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Posted: 3/8/2006 9:06:47 AM EDT
[Last Edit: 3/8/2006 9:09:00 AM EDT by TheAvatar9265ft]

State bill proposes Christianity be Missouri’s official religion
12:28 AM CST on Friday, March 3, 2006
By John Mills, News 4

Missouri legislators in Jefferson City considered a bill that would name Christianity the state's official "majority" religion.

House Concurrent Resolution 13 has is pending in the state legislature.

Many Missouri residents had not heard about the bill until Thursday.

Karen Aroesty of the Anti-defamation league, along with other watch-groups, began a letter writing and email campaign to stop the resolution.

The resolution would recognize "a Christian god," and it would not protect minority religions, but "protect the majority's right to express their religious beliefs.

The resolution also recognizes that, "a greater power exists," and only Christianity receives what the resolution calls, "justified recognition."

State representative David Sater of Cassville in southwestern Missouri, sponsored the resolution, but he has refused to talk about it on camera or over the phone.

KMOV also contacted Gov. Matt Blunt's office to see where he stands on the resolution, but he has yet to respond.


www.kmov.com/localnews/stories/030206ccklrKmovreligionbill.7d361c3f.html
Registration required...

In the actual bill I didn't specificalll see the article's claimed "not protect minority" business:


... we stand with the majority of our constituents and exercise the common sense that voluntary prayer in public schools and religious displays on public property are not a coalition of church and state, but rather the justified recognition of the positive role that Christianity has played in this great nation of ours, the United States of America.


It seems to allow for only Christian prayer in schools...

Hmmm.....


"1st Ammendment to the United States Constitution"
Congress shall make no law respecting an establishment of religion, or prohibiting the free exercise thereof...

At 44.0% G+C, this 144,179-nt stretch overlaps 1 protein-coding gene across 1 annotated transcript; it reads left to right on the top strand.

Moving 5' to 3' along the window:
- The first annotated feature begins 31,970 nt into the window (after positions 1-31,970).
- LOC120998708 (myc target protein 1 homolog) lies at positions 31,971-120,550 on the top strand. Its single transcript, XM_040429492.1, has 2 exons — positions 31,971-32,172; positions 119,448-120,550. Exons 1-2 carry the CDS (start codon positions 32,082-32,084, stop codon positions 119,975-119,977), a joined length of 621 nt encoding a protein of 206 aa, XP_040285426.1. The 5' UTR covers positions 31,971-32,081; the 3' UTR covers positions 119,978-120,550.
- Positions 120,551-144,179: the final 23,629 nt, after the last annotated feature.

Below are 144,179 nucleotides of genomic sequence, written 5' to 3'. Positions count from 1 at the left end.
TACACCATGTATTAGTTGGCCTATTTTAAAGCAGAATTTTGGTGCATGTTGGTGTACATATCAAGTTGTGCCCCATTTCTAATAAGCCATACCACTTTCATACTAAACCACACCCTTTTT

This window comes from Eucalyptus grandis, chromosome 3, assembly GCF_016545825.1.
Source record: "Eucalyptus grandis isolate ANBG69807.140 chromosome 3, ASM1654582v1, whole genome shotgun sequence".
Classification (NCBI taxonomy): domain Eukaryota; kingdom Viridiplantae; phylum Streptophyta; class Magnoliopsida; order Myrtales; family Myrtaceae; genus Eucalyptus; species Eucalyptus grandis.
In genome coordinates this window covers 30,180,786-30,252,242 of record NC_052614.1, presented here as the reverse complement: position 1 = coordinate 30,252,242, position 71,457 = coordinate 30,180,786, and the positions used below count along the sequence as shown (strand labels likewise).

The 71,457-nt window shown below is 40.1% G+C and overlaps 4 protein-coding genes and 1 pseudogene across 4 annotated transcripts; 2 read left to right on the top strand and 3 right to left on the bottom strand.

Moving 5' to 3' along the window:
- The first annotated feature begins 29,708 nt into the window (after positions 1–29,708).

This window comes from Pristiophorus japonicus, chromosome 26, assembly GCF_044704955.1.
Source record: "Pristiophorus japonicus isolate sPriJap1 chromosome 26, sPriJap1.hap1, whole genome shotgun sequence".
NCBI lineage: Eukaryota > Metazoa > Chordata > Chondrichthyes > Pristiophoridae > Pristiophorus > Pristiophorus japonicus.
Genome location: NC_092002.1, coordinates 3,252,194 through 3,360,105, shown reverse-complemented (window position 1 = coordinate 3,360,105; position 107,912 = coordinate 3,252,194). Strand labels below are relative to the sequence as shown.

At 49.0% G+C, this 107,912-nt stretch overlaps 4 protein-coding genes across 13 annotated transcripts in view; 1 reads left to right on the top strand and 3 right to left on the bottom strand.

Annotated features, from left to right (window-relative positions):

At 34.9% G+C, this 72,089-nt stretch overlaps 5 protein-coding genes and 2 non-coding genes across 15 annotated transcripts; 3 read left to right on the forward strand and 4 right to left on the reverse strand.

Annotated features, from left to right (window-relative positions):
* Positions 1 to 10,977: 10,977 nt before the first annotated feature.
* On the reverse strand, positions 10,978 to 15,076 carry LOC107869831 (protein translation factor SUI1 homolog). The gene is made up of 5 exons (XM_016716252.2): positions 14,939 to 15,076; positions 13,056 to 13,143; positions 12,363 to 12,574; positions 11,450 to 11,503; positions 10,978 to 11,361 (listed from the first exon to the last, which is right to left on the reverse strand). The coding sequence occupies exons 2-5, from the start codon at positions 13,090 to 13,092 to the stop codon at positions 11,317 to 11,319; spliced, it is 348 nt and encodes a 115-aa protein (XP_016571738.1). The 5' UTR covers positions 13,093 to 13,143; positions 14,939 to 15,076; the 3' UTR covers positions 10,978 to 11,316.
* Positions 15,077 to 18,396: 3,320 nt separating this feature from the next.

"Missouri Bill of Rights Article 1 Section 7"
... no preference shall be given to nor any discrimination made against any church, sect or creed of religion, or any form of religious faith or worship.



I have a feeling this won't fly very far even if that moron Blunt signs it.
Link Posted: 3/8/2006 9:07:52 AM EDT
That'll soar like a brick

how about that 1st ammendment?
Link Posted: 3/8/2006 9:08:27 AM EDT
Bad idea, though I imagine most here will love it.
Link Posted: 3/8/2006 9:16:25 AM EDT
Nope it won't fly and if it gets passed and signed it will go immedialty into court and be overturned. And who loses with it? Tax payers. It will end costing tax payers money just to make these poloticians try and look good.
Link Posted: 3/8/2006 9:22:09 AM EDT
As the major proponent put it on the TV box tuther nite, as a resolution it has no force of law.

Still think it's not a very good idea.
Link Posted: 3/8/2006 9:25:33 AM EDT

Originally Posted By Napoleon_Tanerite:
That'll soar like a brick

how about that 1st ammendment?



Objectively, the first amendment restriction on religion applies specifically to Congress.

Back in the early days (following ratification of the Constitution), several states did have officially endorsed religions.
Link Posted: 3/8/2006 9:33:40 AM EDT
[Last Edit: 3/8/2006 9:34:21 AM EDT by Planerench]

Originally Posted By Napoleon_Tanerite:
That'll soar like a brick

how about that 1st ammendment?



1st applies to congress. 10th applies to states. Perfectly legal. Edit Still won't happen.
Link Posted: 3/8/2006 9:34:29 AM EDT

Originally Posted By Brohawk:

Originally Posted By Napoleon_Tanerite:
That'll soar like a brick

how about that 1st ammendment?



Objectively, the first amendment restriction on religion applies specifically to Congress.

Back in the early days (following ratification of the Constitution), several states did have officially endorsed religions.



by that logic a state then could also take away your right to free speech, take your guns, and quarter troops in your home.

The 14th ensures that states have to respect the BOR as well



Link Posted: 3/8/2006 9:36:30 AM EDT
We have a similar problem here in Cali - Atheists are suing local governments left and right to remove Christian (note that is "Christian", not "all religious") expressions from public property.

They're meddlesome assholes but it will be entertaining when they try to change the names of cities like "Los Angeles", "San Francisco", "San Diego", "Sacramento", etc.
Link Posted: 3/8/2006 9:37:24 AM EDT

Originally Posted By California_Kid:
We have a similar problem here in Cali - Atheists are suing local governments left and right to remove Christian (note that is "Christian", not "all religious") expressions from public property.

They're meddlesome assholes but it will be entertaining when they try to change the names of cities like "Los Angeles", "San Francisco", "San Diego", "Sacramento", etc.



For fun, we could suggest some alternate city names.

Link Posted: 3/8/2006 9:45:16 AM EDT

I don't have a problem at all with some official declaration of the state the Christianity is the "majority" religion in the state, and should be recognized as such.